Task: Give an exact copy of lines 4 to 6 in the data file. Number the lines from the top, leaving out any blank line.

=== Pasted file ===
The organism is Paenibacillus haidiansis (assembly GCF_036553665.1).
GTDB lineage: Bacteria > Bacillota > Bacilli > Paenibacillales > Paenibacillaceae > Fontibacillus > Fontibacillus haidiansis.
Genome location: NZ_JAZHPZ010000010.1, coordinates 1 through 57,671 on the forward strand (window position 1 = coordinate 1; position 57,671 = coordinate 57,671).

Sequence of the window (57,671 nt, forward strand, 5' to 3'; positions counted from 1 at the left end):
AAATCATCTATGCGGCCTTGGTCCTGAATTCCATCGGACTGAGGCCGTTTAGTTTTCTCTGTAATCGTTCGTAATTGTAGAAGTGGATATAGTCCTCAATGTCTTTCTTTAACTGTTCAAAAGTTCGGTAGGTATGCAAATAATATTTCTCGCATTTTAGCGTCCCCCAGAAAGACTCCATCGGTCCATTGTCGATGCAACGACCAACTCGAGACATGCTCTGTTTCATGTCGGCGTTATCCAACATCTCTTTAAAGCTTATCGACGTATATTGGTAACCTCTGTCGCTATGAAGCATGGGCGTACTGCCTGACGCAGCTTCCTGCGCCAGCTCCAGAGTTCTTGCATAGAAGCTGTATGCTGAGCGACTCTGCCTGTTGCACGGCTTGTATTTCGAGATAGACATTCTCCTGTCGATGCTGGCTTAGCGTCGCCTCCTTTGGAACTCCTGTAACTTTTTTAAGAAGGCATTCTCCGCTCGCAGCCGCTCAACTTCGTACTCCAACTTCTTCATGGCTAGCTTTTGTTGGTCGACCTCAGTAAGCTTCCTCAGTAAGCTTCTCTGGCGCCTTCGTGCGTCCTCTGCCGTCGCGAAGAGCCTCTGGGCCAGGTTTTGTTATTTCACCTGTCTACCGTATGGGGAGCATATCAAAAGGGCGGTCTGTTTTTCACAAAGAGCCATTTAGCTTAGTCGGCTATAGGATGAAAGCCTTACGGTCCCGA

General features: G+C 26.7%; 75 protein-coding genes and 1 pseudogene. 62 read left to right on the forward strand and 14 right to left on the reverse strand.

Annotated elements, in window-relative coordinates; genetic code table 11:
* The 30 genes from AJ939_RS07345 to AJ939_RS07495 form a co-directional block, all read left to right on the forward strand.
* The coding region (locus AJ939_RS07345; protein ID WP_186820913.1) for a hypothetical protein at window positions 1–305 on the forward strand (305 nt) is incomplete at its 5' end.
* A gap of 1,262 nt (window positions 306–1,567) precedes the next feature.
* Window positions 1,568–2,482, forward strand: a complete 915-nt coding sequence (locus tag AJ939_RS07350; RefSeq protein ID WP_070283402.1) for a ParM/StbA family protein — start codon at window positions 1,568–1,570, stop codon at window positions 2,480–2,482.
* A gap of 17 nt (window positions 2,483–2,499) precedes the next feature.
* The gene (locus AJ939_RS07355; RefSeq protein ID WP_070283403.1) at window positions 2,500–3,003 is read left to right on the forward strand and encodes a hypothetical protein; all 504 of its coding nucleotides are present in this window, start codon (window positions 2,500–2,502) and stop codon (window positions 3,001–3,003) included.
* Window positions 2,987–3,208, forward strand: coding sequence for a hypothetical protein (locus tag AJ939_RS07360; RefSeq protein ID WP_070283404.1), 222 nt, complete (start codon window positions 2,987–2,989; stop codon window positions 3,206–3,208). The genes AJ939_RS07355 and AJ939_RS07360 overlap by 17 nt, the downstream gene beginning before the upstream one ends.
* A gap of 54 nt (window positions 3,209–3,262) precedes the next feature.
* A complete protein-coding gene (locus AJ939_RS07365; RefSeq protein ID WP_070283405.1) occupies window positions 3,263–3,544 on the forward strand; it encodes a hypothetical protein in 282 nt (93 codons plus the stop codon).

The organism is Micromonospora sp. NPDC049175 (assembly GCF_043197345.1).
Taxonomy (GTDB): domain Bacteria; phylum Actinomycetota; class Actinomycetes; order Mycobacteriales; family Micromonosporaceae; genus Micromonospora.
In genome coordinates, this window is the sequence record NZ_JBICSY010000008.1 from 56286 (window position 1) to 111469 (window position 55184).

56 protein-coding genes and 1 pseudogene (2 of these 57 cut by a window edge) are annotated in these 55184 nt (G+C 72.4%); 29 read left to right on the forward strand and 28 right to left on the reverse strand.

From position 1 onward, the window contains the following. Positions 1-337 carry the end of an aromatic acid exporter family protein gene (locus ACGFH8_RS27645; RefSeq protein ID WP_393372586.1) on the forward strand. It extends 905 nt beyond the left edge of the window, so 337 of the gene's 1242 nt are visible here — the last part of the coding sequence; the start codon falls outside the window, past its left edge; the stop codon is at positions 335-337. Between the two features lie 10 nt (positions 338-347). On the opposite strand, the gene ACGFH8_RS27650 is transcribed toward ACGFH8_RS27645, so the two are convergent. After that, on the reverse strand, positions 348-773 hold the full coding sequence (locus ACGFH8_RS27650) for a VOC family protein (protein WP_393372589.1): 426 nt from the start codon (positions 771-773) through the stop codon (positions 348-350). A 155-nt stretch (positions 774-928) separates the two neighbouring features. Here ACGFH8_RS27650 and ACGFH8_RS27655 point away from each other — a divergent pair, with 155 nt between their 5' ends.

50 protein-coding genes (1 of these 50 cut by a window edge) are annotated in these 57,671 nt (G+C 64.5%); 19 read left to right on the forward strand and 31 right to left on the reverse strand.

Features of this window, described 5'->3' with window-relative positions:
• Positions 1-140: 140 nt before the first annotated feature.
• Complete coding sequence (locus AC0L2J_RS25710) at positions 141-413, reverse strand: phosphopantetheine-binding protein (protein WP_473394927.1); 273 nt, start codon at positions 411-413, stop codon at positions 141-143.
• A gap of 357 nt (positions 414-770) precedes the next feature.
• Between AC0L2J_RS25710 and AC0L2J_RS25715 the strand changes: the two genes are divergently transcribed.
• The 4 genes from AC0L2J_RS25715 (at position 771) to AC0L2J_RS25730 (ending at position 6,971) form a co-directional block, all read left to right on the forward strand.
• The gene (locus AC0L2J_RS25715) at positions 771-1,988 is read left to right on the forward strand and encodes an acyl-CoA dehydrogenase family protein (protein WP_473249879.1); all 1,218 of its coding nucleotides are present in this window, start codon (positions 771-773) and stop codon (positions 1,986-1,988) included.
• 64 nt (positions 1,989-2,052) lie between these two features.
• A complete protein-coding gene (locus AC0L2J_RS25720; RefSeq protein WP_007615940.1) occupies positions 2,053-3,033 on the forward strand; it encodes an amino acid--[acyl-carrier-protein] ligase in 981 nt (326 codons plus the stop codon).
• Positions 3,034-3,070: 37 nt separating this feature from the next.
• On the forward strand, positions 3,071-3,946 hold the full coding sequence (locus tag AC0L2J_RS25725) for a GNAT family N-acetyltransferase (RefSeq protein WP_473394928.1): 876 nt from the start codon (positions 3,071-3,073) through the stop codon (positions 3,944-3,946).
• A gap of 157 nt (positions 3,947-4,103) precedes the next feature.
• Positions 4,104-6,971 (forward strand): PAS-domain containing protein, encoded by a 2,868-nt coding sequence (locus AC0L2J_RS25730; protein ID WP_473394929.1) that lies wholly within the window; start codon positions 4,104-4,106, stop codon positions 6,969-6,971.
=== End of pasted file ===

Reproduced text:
Sequence of the window (57,671 nt, forward strand, 5' to 3'; positions counted from 1 at the left end):
AAATCATCTATGCGGCCTTGGTCCTGAATTCCATCGGACTGAGGCCGTTTAGTTTTCTCTGTAATCGTTCGTAATTGTAGAAGTGGATATAGTCCTCAATGTCTTTCTTTAACTGTTCAAAAGTTCGGTAGGTATGCAAATAATATTTCTCGCATTTTAGCGTCCCCCAGAAAGACTCCATCGGTCCATTGTCGATGCAACGACCAACTCGAGACATGCTCTGTTTCATGTCGGCGTTATCCAACATCTCTTTAAAGCTTATCGACGTATATTGGTAACCTCTGTCGCTATGAAGCATGGGCGTACTGCCTGACGCAGCTTCCTGCGCCAGCTCCAGAGTTCTTGCATAGAAGCTGTATGCTGAGCGACTCTGCCTGTTGCACGGCTTGTATTTCGAGATAGACATTCTCCTGTCGATGCTGGCTTAGCGTCGCCTCCTTTGGAACTCCTGTAACTTTTTTAAGAAGGCATTCTCCGCTCGCAGCCGCTCAACTTCGTACTCCAACTTCTTCATGGCTAGCTTTTGTTGGTCGACCTCAGTAAGCTTCCTCAGTAAGCTTCTCTGGCGCCTTCGTGCGTCCTCTGCCGTCGCGAAGAGCCTCTGGGCCAGGTTTTGTTATTTCACCTGTCTACCGTATGGGGAGCATATCAAAAGGGCGGTCTGTTTTTCACAAAGAGCCATTTAGCTTAGTCGGCTATAGGATGAAAGCCTTACGGTCCCGA

General features: G+C 26.7%; 75 protein-coding genes and 1 pseudogene. 62 read left to right on the forward strand and 14 right to left on the reverse strand.